Size: 420 sq m
Principal Architect: Urvi Shah
Photography by: Tejas Shah Photography
The Box House by Traanspace has been composed to respond wonderfully to its context and a client brief that entailed a home integrated with nature. Built on a plot of 420 square metres, the house nestles in a gated community surrounded by bungalows on adjoining sides with an access road only on the south. The client wanted the house to be outlined for a family of four. Having lived in a utilitarian house, they desired a shift to one closer to nature. They expected the design to be very functional and believed in the merits of maximalism. The internal zonal articulation is kept simple, with distinctly delineated public, semi-private, and private zones. The common areas, which consist of living, dining, the kitchen, and a guest bedroom, are housed on the lower level, the main bedrooms are on the first floor, and the semi-private spaces are on the level above. The heart of the design is the central courtyard, which was strategically placed, to establish visual linkages and connectivity in all three dimensions.
The prime concept was to open out each space and have green pockets in sync with nature. The heart of the design is the central courtyard, strategically created to establish visual linkages. After leaving the regulation margins, an additional setback was planned on the road-facing side of the plot. In this expanse, a garden was conceived. Living, dining, and the staircase, which form the active core of the house, were designed with limited or no wall separation between them. Aligned with the client brief, landscaped pockets were planned in and around these spaces to keep them open and connected with nature. Spaces overlooking these green areas were designed on the above floors. The facade is flanked by terraces at different levels to block the direct entry of sunlight and act as a buffer for the main functional spaces. The elevation thus strikes a balance between solidity and transparency. Boxes are used as elements to add character to the climate-responsive balcony of the master bedroom. Designed to add character to the façade, the window seating draws inspiration from the box concept. A shift in material from brick to exposed grey plaster distinguishes this volume on the exterior.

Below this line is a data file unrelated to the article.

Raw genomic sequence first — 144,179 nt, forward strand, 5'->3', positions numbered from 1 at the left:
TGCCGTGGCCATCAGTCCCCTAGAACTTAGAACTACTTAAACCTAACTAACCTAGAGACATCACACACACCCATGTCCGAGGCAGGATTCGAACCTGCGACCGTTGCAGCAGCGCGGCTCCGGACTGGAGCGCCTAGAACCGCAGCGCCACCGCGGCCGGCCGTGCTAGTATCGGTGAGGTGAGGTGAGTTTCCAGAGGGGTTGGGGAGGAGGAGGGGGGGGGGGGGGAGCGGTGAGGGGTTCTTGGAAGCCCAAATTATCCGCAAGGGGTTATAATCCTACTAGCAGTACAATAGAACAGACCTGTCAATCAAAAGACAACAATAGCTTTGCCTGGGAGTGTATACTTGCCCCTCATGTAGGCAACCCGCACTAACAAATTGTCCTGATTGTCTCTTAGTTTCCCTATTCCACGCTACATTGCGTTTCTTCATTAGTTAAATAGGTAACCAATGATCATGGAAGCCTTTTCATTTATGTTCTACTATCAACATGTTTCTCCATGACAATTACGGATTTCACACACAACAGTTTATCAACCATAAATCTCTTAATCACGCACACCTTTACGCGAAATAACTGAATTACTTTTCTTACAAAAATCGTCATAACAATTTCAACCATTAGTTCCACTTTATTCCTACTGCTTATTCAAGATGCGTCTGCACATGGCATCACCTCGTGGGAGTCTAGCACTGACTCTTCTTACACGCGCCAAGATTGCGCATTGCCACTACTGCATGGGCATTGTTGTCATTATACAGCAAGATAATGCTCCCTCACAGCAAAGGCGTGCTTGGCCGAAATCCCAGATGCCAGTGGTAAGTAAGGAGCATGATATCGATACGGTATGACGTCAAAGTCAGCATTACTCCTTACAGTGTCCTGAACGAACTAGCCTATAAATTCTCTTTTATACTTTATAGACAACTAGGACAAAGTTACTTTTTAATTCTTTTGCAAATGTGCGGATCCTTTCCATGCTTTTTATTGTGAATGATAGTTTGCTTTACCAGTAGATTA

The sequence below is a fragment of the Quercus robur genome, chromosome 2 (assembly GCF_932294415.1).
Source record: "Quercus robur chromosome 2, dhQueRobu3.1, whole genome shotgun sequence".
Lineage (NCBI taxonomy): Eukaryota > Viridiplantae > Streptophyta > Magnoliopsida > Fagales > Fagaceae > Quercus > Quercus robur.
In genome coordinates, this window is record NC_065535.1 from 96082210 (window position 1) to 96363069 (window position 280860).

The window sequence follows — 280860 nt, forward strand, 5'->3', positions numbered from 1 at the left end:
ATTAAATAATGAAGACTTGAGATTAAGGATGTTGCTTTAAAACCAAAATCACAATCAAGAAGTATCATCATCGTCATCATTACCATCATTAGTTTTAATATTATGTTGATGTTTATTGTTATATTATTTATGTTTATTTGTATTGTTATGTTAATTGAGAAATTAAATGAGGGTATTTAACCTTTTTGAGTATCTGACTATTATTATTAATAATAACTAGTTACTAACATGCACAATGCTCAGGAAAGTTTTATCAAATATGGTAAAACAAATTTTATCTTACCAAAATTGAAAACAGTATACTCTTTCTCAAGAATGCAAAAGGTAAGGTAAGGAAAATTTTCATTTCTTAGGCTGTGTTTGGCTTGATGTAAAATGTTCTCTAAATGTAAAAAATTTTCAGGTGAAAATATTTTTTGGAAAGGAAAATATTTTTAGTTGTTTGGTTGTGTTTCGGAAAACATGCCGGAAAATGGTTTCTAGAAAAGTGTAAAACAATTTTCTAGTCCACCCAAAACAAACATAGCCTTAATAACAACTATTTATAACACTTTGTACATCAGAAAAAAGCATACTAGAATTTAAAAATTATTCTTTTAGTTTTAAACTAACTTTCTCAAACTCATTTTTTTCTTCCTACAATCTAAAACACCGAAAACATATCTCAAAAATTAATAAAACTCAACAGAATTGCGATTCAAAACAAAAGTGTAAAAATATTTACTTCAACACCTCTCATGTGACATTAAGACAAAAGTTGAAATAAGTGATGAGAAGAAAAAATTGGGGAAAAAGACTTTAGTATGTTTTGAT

A shift in material from brick to exposed grey plaster distinguishes this volume. This concept of boxes further dominates the overall design language. The interior colour scheme is conceptualised to be neutral with a minimal material palette. All the furniture is customised as per design or handcrafted on-site per the details. Wood and metal became the prime elements for developing the furnishings. This material palette is juxtaposed with pastel furnishings and accessories against a muted backdrop of whites and greys. The spaces on the ground floor are arranged in a C-shape around this court. Together with the outdoor landscape, this quad frames beautiful views for the living and dining spaces. The staircase placed in this courtyard is the transition to the above-floor level. The bedrooms on this floor are paired with a common reading area. The staircase further takes one to the second level, encompassing the entertainment room and a landscaped terrace.
The central courtyard was designed to blur the boundaries between inside and outside. It further helps in establishing visual linkages and connections in all three dimensions. Along with the garden, it frames beautiful views of the living area. In line with the deck, it provides the experience of being set in the greens for dining. The vertical axis connects all the floors, exuding a unique experience at each level. The black terrazzo flooring done on-site by local craftsmen and the umbrella tree become the highlights on the ground floor, along with the play of natural light through the slit window on the first and the shadows cast by the skylight on the second. Lastly, this courtyard houses the staircase. With its sleek design in wood and metal in accord with the furniture, the staircase was crafted elsewhere and assembled on-site. Connecting the garden with the interior, this seating area in the living room is a cosy nook to sip a cup of coffee while enjoying the view. On the second floor, overlooking the garden on the ground floor is the terrace. It has been designed to serve a dual function: a spillover space for small gatherings and to act as a warm alcove for the family. Most spaces were furnished with loose furniture to cater to the first function. A metal gazebo with a swing was added for the second function. Greenery completes the space.